5. The finished support is heated to carbonize the binder and then heated further to fire the ceramic. During the firing process the carbon burns off.

Bicomponent films of this type differ from these discussed in the first embodiment of the invention in having a multiplicity of ridges or pillars that penetrate the second layer and are flush with the surface of this layer. When this bicomponent film is rolled up or assembled into a stack of sheets these pillars or ridges make contact with the adjacent ceramic layer. During the curing process these points of contact band together, thus forming the spacer supports. In either embodiment, application of the ceramic binder layer is not limited to one coating pass. In some cases it may be desirable to have two ceramics in the finished support or may be desirable to use two different binders to facilitate the shaping of the support. Both of these objectives can be accomplished by applying a second coating over the first after the first layer is hardened. In another variation of this invention, wax is coated directly onto release paper. This wax may be coated using a special roll that leaves portions of the release sheet without a coating of may be coated solid and later perforated without perforating the release sheet.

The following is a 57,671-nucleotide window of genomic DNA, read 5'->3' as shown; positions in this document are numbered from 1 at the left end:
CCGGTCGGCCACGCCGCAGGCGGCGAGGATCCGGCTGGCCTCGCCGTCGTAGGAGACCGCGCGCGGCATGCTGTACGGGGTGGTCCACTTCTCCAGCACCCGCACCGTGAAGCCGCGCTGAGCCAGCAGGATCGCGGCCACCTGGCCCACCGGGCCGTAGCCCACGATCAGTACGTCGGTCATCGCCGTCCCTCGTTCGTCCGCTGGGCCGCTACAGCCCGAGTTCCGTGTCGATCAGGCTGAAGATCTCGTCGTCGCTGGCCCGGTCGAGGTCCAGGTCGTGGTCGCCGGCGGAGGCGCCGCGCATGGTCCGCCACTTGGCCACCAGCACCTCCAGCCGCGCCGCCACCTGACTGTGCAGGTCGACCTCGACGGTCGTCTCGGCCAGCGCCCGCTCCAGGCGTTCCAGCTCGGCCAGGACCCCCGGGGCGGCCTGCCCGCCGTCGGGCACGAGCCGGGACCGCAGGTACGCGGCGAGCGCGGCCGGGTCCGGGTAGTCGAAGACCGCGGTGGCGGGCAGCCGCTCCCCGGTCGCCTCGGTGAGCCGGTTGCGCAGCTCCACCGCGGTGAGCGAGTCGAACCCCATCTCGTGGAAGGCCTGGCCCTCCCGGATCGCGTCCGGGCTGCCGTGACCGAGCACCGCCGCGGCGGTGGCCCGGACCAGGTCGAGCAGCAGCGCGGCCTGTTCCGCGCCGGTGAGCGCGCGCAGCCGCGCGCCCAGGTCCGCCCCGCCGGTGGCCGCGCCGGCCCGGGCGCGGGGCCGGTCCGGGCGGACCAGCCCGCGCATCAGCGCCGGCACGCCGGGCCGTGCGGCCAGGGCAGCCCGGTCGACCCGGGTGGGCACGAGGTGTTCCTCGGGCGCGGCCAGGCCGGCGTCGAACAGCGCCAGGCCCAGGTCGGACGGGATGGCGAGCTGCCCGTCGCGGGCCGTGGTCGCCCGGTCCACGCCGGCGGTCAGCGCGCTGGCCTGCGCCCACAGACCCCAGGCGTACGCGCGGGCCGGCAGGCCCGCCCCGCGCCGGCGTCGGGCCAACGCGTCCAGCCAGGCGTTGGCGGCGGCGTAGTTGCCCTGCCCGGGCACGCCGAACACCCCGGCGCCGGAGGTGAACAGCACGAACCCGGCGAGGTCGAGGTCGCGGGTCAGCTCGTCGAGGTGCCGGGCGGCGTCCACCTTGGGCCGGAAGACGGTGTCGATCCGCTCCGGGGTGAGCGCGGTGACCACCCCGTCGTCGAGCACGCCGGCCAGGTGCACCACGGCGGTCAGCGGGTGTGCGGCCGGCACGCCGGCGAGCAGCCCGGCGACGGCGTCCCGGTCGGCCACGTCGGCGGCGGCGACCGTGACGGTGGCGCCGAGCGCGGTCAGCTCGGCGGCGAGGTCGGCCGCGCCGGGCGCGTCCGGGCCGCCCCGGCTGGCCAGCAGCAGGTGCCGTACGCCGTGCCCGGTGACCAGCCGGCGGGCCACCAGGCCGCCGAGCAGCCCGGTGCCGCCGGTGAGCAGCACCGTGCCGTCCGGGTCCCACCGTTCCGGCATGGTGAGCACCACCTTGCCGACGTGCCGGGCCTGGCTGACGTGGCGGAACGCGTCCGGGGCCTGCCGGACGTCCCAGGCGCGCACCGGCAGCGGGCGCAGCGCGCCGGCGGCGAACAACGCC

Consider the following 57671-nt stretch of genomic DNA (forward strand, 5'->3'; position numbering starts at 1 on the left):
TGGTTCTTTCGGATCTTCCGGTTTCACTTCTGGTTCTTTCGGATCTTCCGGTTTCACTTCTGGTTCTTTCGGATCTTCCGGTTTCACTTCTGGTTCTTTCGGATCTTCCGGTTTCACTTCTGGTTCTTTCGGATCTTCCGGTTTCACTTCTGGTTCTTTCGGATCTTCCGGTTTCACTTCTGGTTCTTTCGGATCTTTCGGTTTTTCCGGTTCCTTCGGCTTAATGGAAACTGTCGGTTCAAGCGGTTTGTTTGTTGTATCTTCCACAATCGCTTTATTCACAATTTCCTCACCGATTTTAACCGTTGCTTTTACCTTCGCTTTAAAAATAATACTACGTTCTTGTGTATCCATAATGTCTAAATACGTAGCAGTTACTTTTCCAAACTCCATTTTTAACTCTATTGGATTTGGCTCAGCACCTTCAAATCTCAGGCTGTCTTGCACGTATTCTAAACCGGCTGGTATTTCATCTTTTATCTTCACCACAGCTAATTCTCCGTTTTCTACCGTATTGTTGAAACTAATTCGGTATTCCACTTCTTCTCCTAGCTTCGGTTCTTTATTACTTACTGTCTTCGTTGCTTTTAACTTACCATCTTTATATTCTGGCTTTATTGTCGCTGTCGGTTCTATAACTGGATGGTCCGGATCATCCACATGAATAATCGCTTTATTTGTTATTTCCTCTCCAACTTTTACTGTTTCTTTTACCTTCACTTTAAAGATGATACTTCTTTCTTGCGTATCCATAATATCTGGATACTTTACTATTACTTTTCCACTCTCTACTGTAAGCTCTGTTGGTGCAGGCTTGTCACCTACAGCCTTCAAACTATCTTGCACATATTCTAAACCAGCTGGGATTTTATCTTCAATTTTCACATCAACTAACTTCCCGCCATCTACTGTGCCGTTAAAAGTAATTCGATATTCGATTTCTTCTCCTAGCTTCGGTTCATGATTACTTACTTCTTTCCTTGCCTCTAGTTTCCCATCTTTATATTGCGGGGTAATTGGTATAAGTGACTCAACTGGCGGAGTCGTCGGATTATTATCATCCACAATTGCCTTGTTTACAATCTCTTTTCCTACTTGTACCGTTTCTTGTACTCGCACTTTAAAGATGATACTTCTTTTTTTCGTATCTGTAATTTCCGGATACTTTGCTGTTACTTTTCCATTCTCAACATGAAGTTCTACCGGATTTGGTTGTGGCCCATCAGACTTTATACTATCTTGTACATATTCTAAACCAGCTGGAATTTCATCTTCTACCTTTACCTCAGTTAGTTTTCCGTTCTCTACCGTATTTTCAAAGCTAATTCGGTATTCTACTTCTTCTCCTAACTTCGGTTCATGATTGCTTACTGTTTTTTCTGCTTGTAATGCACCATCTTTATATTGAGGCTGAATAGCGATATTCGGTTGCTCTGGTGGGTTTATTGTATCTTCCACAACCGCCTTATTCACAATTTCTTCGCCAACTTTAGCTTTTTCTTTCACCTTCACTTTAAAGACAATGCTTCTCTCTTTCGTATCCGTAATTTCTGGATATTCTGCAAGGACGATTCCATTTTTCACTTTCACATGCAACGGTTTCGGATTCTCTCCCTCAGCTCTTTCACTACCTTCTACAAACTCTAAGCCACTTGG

EXPERIMENTAL

100 Parts of wt. of resin PMH707 were added to 45 parts of wt. of PMH707 hardener (Palmer Products, Inc.) and the resulting mixture dissolved in tolulene. To one part of the resin and hardener 4 parts by wt. of #613 calcined alumina A-10 (Whittaker, Clark, and Daniels, Inc.) were added. The alumina, resin and solvent were thoroughly mixed to produce a coating slurry. An 0.018 inch thick beeswax sheet from A.I. Root Co. was perforated with holes about 0.035 inch in diameter and spaced about 0.250 inch apart in a staggered pattern using a hollow punch.

Layers of tape were placed 0.500 inch apart on the punched out section of the beeswax sheet and the sheet was placed on release paper. The coating was spread between the pieces of tape by use of a stiff blade. The coating was about 0.009 inch thick. After the solvent was evaporated, the coated area was cut from the beeswax sheet and wrapped around a 0.500 inch spindle. The sample had seven layers. The epoxy was allowed to harden at room temperature for 10 days. The sample was put in an oven at 200 F. and the wax melted out. Subsequently the binder was carbonized at 500 F.